Holiday-Inspired Outdoor Decorating that Lasts

Dress up your front porch and yard with these holiday outdoor decorating ideas that last from the first days of fall through the New Year. They look great on a porch or just outside your door.

View Slideshow

Outdoor Christmas Decorating Ideas

Make the outside of your home as ready for the holiday season as the inside with these outdoor Christmas decorating ideas. Our holiday decorating ideas, including beautiful Christmas greenery, festive light displays, and more, are sure to get your yard Christmas-ready.

View Slideshow

Grow Beautiful Amaryllis

Amaryllis flowers are easy to grow from bulbs and great for adding color to your holiday decor.

See More

Deer-Resistant Shade Plants

Gardening in the shade where deer are plentiful can be a challenging situation. But there are plants that thrive in the shade that aren't tempting to hungry deer. Although no plant can be considered completely deer-resistant, here's a list of shade dwellers that most deer avoid. Plus, we've added some fun facts about deer that might help you understand them better.

View Slideshow

Shrubs with Winter Interest

A winter landscape has a beauty all its own. An unexpected plant feature -- winter blooms that perfume the air, bright berries, colorful or textured foliage or unusual bark -- add a welcome element to gardens. These winter shrubs will not disappoint.

View Slideshow

Tips for Moving Plants Indoors

Here's a handy guide for moving your favorite plants inside once the weather turns cold.

See More
Popular in Gardening

Edible Flowers

Edible flowers are as pretty as can be in the garden, and they add both flavor and color to any dish served up in the kitchen.

Although edible flowers have become common garnishes in restaurants, it's important to know what you're putting into your mouth. Not all flowers are edible, and not all food purveyors are aware of the potential toxicity of some. The most common (and safest edible flowers) are nasturtium, pansy, violet, Johnny-jump-up, calendula, chive, and sage. These flowers are easily grown without the use of chemicals or pesticides. Many roses are delicious, but you need to be sure they are grown organically. A good rule of thumb is: If you cannot positively identify a flower as edible, don't eat it.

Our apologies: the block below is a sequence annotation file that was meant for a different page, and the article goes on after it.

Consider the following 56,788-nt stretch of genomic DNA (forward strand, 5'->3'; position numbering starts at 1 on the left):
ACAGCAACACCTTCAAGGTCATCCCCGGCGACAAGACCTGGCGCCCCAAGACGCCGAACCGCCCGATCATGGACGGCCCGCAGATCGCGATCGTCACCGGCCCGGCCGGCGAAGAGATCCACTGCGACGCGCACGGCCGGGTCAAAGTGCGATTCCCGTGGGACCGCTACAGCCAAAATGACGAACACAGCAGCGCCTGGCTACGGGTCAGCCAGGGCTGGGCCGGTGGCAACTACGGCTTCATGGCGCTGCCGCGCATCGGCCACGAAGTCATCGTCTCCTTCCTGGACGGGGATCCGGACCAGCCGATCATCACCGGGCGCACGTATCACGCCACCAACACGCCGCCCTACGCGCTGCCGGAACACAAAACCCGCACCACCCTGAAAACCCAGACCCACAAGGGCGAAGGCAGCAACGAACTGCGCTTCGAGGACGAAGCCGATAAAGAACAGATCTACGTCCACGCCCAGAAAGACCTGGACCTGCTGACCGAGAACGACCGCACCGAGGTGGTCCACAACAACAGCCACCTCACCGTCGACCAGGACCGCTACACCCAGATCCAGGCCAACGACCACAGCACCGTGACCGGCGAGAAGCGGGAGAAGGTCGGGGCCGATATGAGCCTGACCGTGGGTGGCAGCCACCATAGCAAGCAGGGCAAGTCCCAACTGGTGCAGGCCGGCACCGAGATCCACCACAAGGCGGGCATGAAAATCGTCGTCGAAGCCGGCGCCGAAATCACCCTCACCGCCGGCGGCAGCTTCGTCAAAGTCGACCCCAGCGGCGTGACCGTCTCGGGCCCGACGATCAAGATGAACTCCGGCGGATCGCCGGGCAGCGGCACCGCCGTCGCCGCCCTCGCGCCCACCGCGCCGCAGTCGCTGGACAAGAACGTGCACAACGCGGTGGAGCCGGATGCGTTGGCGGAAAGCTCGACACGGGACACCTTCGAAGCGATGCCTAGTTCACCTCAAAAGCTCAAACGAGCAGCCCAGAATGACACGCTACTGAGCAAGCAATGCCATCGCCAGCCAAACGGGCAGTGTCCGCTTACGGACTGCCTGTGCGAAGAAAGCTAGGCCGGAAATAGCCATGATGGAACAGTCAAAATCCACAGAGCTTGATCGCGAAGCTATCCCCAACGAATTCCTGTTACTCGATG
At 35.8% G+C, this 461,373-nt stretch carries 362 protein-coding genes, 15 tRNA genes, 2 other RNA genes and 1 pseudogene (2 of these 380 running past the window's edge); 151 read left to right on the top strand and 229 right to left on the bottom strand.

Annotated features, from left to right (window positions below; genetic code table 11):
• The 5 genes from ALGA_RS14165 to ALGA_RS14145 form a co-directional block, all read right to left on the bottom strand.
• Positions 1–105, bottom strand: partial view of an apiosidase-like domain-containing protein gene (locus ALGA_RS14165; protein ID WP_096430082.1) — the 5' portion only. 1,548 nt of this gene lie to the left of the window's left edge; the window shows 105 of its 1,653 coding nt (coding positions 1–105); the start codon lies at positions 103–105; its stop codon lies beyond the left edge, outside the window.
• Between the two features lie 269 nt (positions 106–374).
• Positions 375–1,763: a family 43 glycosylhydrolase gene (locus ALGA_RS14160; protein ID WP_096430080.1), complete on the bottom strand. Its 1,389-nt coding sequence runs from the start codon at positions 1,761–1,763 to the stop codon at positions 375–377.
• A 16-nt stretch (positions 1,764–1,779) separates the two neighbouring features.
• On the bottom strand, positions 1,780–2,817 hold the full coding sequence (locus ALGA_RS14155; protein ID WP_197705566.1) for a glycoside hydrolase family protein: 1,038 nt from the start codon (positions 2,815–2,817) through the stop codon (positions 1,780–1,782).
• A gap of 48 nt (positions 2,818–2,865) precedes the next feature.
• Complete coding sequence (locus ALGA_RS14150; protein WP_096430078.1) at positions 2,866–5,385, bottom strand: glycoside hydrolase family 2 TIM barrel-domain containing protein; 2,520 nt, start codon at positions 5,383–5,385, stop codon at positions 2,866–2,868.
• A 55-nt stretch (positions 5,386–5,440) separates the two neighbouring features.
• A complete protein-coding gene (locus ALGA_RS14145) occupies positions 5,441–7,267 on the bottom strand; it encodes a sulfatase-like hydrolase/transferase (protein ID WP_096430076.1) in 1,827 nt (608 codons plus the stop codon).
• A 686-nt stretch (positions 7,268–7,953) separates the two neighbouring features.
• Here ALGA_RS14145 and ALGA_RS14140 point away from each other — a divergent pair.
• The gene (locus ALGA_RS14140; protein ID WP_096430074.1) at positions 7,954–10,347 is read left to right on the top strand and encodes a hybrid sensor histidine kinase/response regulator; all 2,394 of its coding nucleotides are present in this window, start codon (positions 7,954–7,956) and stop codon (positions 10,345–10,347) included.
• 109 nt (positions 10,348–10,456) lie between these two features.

Pansies span every color of the rainbow, so you can have fun decorating food. Plan a party months ahead and grow pansies to match your decor, best outfit, or favorite color. Their flavor is slightly minty.

Add some herbs to your edible garden, and then learn how to preserve them with drying. Click here for tips.


Nasturtiums may be vivid yellow, orange, or red as well as muted tones and bicolors. Both the leaves and the flowers have a peppery flavor and are best eaten uncooked. Toss petals into salads.


Roses may be tasteless, sweet, perfumed, or slightly spicy. Chop the petals and mix with sugar. Let them infuse for a week and use for baking and desserts.


Borage's star-shape blossoms practically fall off the plant when they are ready to eat. They have a mild cucumber flavor that is delicious in lemonade.


Tulips have a wonderful crunch -- especially at the base of the petals. The flavor ranges from pea- to beanlike. Use tulip petals as a low-calorie substitute for chips with dip.

Pink Dianthus

Pinks and other dianthus have a sweet, clovelike taste. Do not eat whole -- remove individual petals. Infuse petals in water for tea, or top a cracker and cheese with several petals. Makes a delectable sorbet.


'Tangerine Gem' marigold and the other Gem hybrids are the only good-tasting marigolds, with a citrusy tarragon flavor. Use petals in deviled eggs.


Lilacs are another variable flower, with a grassy taste or a delightful perfumed flavor. Use in chicken dishes and fruit salads.

If you have asthma, hayfever, or other allergies, do not eat flowers. Remove the pistils, anthers, and stamens before eating any flowers.

Never eat flowers from a nursery, garden center, or florist; they are likely to have chemical residues that concentrate in the flowers.

Flower flavors vary with variety (20 different roses will all taste somewhat different) and with growing conditions. As with any herb or spice, you may not like the flavor of all flowers -- that's OK.

Edible Flowers:

  • Apple
  • Anise hyssop
  • Beebalm
  • Broccoli
  • Chamomile
  • Chives
  • Dandelion
  • Daylilies
  • Hollyhock
  • Honeysuckle
  • Mustard
  • Pineapple guava
  • Pineapple sage
  • Rosemary
  • Sage
  • Scented geraniums
  • Sweet woodruff
  • Thyme
  • Tuberous begonias
  • Violets
  • Yucca

Loading... Please wait...